Donkin History, Family Crest & Coats of Arms
- Origins Available:
The sea-swept Hebrides islands and the west coast of Scotland are the ancestral home of the Donkin family. Their name comes from the Gaelic personal name "Donnchad," which means "brown warrior". The personal name Donnchad is composed of two elements; "donn," which means "brown" and "cath," which means "warrior".
Early Origins of the Donkin family
The surname Donkin was first found in Northumberland, where they held great estates but were a branch of the distinguished Scottish Clan of Duncan who were originally of Iona in the Hebrides, but changed their name and continued to use the basic Coat of Arms of the Duncan Clan.
Early History of the Donkin family
This web page shows only a small excerpt of our Donkin research. Another 62 words (4 lines of text) are included under the topic Early Donkin History in all our PDF Extended History products and printed products wherever possible.
Donkin Spelling Variations
Medieval translation of Gaelic names could not be referred to as an accurate process. Spelling was not yet standardized, and names in documents from that era are riddled with spelling variations. Donkin has been written as Donkin, Downkin, Donking, Donken, Downken and others.
Early Notables of the Donkin family (pre 1700)
More information is included under the topic Early Donkin Notables in all our PDF Extended History products and printed products wherever possible.
Donkin migration to the United States +
Many of the ancestors of Dalriadan families who arrived in North America still live in communities along the east coast of Canada and the United States. In the American War of Independence many of the original settlers traveled north to Canada as United Empire Loyalists. In the late 19th and early 20th centuries the ancestors of many Scots began recovering their collective national heritage through Clan societies, highland games, and other patriotic events. Research into the origins of individual families in North America revealed records of the immigration of a number of people bearing the name Donkin or a variant listed above:
Donkin Settlers in United States in the 19th Century
- Patrick Donkin, who arrived in Pennsylvania in 1820
Donkin migration to Australia +
Emigration to Australia
followed the First Fleets
of convicts, tradespeople and early settlers. Early immigrants include:
Donkin Settlers in Australia in the 19th Century
- James Donkin, who arrived in Adelaide, Australia aboard the ship "Jenny Lind" in 1850 
- William Donkin, aged 27, who arrived in South Australia in 1854 aboard the ship "James Fernie" 
Contemporary Notables of the name Donkin (post 1700) +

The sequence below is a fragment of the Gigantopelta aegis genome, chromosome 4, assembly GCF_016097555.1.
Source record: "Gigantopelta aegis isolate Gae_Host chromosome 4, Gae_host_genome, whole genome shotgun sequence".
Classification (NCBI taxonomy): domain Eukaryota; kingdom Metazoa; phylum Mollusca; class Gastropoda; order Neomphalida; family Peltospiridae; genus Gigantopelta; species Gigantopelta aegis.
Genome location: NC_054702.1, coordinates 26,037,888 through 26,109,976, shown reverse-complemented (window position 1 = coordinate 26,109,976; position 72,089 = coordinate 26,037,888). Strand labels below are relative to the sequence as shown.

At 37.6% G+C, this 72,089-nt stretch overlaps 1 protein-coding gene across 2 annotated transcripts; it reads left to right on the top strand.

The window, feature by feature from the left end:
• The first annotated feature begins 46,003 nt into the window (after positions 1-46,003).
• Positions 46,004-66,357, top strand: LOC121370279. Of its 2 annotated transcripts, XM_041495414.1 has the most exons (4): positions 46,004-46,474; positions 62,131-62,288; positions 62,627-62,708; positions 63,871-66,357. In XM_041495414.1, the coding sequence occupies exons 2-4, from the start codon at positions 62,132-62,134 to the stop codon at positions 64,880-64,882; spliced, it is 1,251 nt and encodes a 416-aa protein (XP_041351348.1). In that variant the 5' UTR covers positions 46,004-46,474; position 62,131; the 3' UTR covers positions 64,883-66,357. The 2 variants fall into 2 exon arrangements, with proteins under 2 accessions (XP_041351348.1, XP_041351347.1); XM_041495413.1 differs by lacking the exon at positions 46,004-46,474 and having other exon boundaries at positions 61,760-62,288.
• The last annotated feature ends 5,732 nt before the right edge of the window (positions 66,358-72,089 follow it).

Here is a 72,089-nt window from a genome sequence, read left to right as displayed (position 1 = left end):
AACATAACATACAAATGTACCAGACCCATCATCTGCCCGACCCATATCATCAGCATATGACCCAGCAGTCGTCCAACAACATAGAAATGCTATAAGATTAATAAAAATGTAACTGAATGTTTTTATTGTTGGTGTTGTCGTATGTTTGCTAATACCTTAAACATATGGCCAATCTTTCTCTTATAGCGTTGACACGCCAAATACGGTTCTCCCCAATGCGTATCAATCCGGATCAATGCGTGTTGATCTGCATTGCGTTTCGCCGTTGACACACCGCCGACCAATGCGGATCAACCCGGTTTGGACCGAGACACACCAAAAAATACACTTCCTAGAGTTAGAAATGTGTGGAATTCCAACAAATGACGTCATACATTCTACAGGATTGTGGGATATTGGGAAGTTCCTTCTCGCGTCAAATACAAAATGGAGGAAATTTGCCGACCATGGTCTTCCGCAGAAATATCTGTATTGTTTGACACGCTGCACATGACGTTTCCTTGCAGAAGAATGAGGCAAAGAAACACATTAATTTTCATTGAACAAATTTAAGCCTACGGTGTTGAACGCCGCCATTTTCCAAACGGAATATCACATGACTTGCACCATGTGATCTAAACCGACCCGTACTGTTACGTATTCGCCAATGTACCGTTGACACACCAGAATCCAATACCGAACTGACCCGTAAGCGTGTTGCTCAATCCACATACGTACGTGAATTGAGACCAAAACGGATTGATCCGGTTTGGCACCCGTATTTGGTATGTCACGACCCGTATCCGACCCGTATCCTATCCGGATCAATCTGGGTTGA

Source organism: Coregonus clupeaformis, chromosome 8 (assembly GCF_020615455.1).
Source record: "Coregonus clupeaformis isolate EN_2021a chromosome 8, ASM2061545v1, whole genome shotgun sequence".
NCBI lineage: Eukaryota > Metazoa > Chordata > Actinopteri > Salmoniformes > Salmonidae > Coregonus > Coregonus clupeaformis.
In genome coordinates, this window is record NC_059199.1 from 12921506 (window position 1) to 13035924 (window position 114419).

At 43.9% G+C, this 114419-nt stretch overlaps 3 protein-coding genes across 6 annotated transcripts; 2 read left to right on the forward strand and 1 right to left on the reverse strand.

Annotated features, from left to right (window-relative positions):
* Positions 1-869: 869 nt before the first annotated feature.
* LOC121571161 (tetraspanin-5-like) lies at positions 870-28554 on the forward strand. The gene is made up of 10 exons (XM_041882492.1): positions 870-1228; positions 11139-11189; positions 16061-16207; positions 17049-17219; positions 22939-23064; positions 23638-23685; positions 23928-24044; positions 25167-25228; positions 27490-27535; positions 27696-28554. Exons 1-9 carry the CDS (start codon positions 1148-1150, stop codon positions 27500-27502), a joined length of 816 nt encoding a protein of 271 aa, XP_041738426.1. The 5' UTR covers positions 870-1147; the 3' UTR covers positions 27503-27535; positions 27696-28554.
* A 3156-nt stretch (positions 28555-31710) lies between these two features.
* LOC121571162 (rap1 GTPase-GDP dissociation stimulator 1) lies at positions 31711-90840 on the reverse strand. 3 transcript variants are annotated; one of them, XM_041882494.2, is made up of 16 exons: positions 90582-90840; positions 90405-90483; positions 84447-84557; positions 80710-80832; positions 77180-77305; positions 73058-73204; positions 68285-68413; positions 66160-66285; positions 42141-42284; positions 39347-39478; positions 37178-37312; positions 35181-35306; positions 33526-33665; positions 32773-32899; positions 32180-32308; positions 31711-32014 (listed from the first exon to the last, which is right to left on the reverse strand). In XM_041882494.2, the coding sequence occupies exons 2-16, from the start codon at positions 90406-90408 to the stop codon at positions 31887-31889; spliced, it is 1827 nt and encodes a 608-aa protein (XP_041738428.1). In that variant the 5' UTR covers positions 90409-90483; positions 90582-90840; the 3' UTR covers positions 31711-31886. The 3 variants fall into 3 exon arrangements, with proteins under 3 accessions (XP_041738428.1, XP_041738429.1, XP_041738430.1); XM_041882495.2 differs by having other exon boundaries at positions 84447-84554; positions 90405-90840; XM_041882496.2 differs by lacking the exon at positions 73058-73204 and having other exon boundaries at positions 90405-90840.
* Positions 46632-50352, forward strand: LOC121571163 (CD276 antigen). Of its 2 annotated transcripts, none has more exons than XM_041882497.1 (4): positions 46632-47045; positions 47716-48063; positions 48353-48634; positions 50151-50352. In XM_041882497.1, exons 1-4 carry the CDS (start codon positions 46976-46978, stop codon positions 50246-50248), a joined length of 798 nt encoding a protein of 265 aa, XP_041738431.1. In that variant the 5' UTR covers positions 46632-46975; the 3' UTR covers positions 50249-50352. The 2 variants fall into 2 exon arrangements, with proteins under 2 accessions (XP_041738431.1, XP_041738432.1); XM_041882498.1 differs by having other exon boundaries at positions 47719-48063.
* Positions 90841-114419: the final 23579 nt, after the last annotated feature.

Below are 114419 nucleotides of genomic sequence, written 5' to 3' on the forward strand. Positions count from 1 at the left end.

- Dylan Donkin, American rock musician
- William Fishburn Donkin (1814-1869), English astronomer and mathematician, Savilian Professor of Astronomy at the University of Oxford 
- Sir Rufane Shaw Donkin GCH KCB FRS FRGS (1773-1841), British army officer of the Napoleonic era and politician, Acting Governor of the Cape Colony (1820-1821) 
- Bryan Donkin FRS (1768-1855), British inventor, engineer and industrialist; he developed the famous Fourdrinier machine and founded the first cannery to use tinned iron containers 
- Bryan Donkin Junior (1835-1902), British engineer who introduced the Farey engine in 1871 and later the Steam Revealer in 1888
- Robin Arthur Donkin (1928-2006), born Robert Arthur, English historian and geographer and fellow of the British Academy
- Air Commodore Peter Donkin CBE DSO (1913-2000), British RAF bomber pilot
- Sydney Bryan Donkin (1871-1952), British civil engineer, President of the Smeatonian Society of Civil Engineers in 1949
- John Donkin (1802-1854), British engineer, son of Bryan Donkin, father of Bryan Donkin Jr, and grandfather of Sydney Donkin
- William "Billy" Donkin (1900-1974), English professional footballer who played from 1921 to 1931
- ... (Another 3 notables are available in all our PDF Extended History products and printed products wherever possible.)
Related Stories +
The Donkin Motto +
The motto was originally a war cry or slogan. Mottoes first began to be shown with arms in the 14th and 15th centuries, but were not in general use until the 17th century. Thus the oldest coats of arms generally do not include a motto. Mottoes seldom form part of the grant of arms: Under most heraldic authorities, a motto is an optional component of the coat of arms, and can be added to or changed at will; many families have chosen not to display a motto.
Motto: Disce pati
Motto Translation: Learn to suffer.